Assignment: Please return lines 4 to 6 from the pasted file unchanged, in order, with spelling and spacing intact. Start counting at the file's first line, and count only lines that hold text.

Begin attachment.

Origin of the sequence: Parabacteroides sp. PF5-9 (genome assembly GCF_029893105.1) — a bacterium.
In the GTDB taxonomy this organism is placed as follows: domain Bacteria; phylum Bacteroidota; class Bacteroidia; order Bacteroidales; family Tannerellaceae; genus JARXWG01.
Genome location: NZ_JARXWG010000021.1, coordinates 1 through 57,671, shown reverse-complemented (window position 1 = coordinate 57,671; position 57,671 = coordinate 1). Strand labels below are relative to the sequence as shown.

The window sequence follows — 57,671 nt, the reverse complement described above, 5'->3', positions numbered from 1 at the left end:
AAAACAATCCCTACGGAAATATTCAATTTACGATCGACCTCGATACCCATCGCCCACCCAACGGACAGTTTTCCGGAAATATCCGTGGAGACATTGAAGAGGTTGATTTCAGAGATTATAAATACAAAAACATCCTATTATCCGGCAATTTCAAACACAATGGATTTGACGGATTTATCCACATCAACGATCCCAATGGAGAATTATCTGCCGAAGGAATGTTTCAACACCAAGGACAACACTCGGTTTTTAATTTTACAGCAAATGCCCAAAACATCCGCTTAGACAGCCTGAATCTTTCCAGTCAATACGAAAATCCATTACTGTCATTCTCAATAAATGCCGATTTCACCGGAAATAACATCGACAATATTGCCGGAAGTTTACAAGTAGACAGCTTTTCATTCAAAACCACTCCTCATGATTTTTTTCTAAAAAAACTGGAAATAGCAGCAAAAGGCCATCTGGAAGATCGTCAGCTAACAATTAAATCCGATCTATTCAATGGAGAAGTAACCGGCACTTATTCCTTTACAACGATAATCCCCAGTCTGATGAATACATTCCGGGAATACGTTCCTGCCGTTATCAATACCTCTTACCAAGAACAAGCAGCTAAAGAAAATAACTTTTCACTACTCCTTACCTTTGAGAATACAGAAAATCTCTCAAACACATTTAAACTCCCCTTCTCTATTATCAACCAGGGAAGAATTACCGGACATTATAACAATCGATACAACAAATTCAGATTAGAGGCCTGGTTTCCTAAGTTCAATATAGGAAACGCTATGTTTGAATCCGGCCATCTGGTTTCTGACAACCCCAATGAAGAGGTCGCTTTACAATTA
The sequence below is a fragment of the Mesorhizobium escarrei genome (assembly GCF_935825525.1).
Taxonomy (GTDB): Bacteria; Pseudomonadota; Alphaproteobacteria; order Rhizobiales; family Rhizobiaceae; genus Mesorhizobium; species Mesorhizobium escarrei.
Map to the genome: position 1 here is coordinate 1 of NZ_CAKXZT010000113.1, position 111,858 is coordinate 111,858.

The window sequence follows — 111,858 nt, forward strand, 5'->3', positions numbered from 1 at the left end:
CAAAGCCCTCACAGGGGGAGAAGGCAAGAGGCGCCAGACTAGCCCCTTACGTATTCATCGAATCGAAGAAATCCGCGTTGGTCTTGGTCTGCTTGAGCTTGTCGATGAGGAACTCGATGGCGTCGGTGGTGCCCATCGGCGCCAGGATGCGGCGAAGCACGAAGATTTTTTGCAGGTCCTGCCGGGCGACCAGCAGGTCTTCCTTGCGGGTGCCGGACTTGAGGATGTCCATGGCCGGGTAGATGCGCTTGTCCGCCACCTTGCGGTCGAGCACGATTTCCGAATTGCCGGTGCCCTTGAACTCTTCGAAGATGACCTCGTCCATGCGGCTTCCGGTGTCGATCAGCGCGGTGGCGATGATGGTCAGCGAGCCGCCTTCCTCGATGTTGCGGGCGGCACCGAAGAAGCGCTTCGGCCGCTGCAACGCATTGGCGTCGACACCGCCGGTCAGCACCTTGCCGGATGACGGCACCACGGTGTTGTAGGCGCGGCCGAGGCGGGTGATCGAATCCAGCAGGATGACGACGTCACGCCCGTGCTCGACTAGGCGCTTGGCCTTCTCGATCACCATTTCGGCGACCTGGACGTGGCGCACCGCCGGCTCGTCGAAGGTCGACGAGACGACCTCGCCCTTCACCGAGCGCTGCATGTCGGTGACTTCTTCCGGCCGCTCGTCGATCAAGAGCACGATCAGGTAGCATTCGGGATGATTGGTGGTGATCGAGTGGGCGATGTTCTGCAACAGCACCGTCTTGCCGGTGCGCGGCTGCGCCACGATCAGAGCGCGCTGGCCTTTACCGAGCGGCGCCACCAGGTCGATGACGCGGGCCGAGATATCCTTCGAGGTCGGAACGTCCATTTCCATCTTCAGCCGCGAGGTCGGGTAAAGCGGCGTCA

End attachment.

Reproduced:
The window sequence follows — 57,671 nt, the reverse complement described above, 5'->3', positions numbered from 1 at the left end:
AAAACAATCCCTACGGAAATATTCAATTTACGATCGACCTCGATACCCATCGCCCACCCAACGGACAGTTTTCCGGAAATATCCGTGGAGACATTGAAGAGGTTGATTTCAGAGATTATAAATACAAAAACATCCTATTATCCGGCAATTTCAAACACAATGGATTTGACGGATTTATCCACATCAACGATCCCAATGGAGAATTATCTGCCGAAGGAATGTTTCAACACCAAGGACAACACTCGGTTTTTAATTTTACAGCAAATGCCCAAAACATCCGCTTAGACAGCCTGAATCTTTCCAGTCAATACGAAAATCCATTACTGTCATTCTCAATAAATGCCGATTTCACCGGAAATAACATCGACAATATTGCCGGAAGTTTACAAGTAGACAGCTTTTCATTCAAAACCACTCCTCATGATTTTTTTCTAAAAAAACTGGAAATAGCAGCAAAAGGCCATCTGGAAGATCGTCAGCTAACAATTAAATCCGATCTATTCAATGGAGAAGTAACCGGCACTTATTCCTTTACAACGATAATCCCCAGTCTGATGAATACATTCCGGGAATACGTTCCTGCCGTTATCAATACCTCTTACCAAGAACAAGCAGCTAAAGAAAATAACTTTTCACTACTCCTTACCTTTGAGAATACAGAAAATCTCTCAAACACATTTAAACTCCCCTTCTCTATTATCAACCAGGGAAGAATTACCGGACATTATAACAATCGATACAACAAATTCAGATTAGAGGCCTGGTTTCCTAAGTTCAATATAGGAAACGCTATGTTTGAATCCGGCCATCTGGTTTCTGACAACCCCAATGAAGAGGTCGCTTTACAATTA
The sequence below is a fragment of the Mesorhizobium escarrei genome (assembly GCF_935825525.1).